FARMINGDALE — An invasive pest is on Maine’s doorstep and forest health experts are stepping up efforts to detect the destructive bug as soon as it crosses the border.
Last month, Belknap County became the latest county in New Hampshire to begin restricting the movement of firewood and other wood products. The quarantines are aimed at slowing the spread of the emerald ash borer, a small green beetle that has killed tens of millions of ash trees across the U.S.
Maine has yet to record any infestations of the emerald ash borer, but the beetle’s rapid spread throughout the U.S. and its presence in New Hampshire just 20 to 30 miles from the Maine border mean it is only a matter of time before the borers arrive in Maine.
“We are trying to prepare for the inevitable,” Dave Struble, chief entomologist at the Maine Forest Service, said recently. “I would like to think that it is not inevitable, but it is.”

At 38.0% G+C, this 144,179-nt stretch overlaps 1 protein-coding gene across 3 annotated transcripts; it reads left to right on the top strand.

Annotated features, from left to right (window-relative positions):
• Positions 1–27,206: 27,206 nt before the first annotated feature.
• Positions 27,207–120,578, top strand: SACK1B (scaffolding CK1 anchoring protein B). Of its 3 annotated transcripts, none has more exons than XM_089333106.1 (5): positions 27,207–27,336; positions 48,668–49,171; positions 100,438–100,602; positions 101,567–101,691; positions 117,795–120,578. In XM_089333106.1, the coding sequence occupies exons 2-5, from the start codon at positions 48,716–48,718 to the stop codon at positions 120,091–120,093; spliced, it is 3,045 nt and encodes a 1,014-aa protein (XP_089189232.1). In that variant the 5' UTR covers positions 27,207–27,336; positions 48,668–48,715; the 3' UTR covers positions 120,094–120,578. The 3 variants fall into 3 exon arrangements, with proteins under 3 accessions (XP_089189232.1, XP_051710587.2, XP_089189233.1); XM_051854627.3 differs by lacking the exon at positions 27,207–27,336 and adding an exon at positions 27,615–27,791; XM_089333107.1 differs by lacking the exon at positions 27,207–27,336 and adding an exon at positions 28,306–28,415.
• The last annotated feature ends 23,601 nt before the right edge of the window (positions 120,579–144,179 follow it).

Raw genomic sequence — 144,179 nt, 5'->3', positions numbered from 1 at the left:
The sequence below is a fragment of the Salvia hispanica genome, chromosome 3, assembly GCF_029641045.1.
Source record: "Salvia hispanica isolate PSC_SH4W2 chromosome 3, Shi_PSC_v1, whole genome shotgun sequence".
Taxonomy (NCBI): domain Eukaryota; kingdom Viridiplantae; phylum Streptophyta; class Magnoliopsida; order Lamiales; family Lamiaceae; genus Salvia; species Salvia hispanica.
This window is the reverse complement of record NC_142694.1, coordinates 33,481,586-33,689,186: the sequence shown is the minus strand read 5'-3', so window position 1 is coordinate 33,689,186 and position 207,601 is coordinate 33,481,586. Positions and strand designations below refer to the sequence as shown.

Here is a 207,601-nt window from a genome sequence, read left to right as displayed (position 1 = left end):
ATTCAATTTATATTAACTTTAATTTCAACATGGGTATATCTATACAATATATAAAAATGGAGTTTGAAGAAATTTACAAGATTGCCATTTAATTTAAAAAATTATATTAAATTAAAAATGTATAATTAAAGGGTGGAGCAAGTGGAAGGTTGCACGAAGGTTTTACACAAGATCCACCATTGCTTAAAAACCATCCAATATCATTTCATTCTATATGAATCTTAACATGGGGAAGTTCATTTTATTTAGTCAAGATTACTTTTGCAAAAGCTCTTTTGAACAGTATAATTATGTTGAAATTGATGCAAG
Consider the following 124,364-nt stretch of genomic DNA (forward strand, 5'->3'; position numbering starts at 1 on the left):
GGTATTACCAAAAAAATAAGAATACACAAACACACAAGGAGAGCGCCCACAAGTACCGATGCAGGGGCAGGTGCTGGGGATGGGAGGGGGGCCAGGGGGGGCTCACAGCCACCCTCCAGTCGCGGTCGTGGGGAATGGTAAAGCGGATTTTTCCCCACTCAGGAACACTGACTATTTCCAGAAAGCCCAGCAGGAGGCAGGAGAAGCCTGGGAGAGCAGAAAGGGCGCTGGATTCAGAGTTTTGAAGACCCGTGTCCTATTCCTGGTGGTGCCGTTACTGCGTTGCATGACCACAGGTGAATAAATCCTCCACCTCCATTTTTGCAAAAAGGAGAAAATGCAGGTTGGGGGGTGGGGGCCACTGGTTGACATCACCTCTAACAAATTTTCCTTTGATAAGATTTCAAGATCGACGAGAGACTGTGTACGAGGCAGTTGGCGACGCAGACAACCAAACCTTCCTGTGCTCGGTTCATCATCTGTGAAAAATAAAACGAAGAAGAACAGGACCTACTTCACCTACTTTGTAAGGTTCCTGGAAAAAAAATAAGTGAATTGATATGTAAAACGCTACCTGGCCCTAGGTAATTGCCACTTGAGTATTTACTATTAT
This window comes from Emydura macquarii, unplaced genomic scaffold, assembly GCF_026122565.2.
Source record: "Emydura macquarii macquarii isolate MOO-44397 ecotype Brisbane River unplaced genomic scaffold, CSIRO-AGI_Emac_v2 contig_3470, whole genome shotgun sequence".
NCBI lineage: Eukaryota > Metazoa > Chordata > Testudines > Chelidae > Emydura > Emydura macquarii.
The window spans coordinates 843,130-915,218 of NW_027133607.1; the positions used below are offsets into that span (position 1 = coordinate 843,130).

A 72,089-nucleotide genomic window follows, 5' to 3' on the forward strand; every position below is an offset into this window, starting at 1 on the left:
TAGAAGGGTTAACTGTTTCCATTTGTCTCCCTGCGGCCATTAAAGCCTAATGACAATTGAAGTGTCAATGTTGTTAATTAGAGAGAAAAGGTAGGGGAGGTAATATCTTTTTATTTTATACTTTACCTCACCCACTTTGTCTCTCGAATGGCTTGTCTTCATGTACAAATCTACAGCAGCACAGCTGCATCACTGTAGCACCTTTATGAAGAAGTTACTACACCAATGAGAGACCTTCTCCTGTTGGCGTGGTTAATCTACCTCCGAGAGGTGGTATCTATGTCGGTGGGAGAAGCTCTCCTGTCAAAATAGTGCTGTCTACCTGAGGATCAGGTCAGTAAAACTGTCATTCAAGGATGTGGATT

First documented in Michigan in 2002, the emerald ash borer has since spread to 24 states and at least two Canadian provinces, according to the U.S. Department of Agriculture. In New England, infestations have been reported in New Hampshire, Massachusetts and Connecticut.
A native of Asia, the beetles lay eggs on all species of ash trees that occur in the United States. The larvae then tunnel under the trees’ bark, with infested trees typically dying within three to five years. Although there are methods to control the spread of the emerald ash borer, experts have yet to devise a way to eliminate the pests once they are established.
That reality is forcing forest managers in Maine and throughout the country to try to respond to new infestations as quickly as possible to contain the beetles.
Kyle Lombard, a forest entomologist with the New Hampshire Division of Forests and Lands, said he and his colleagues feel “pretty happy” that the pest has only spread to roughly 10 towns in four counties since it was first discovered 2-1/2 years ago in a tree along Interstate 93 near Concord.
“Since 2013 when we first found it, we have not seen it spread throughout the state,” Lombard said.
A VALUABLE RESOURCE THREATENED
Although Maine has lower densities of ash trees than other states, ash is an important niche wood used by traditional basket weavers within Maine’s Indian tribes as well as by manufacturers of furniture, baseball bats, canoe paddles, snowshoes and other products. An estimated $140 million in ash is harvested in Maine annually. Ash trees also dot many main thoroughfares and parks throughout the state.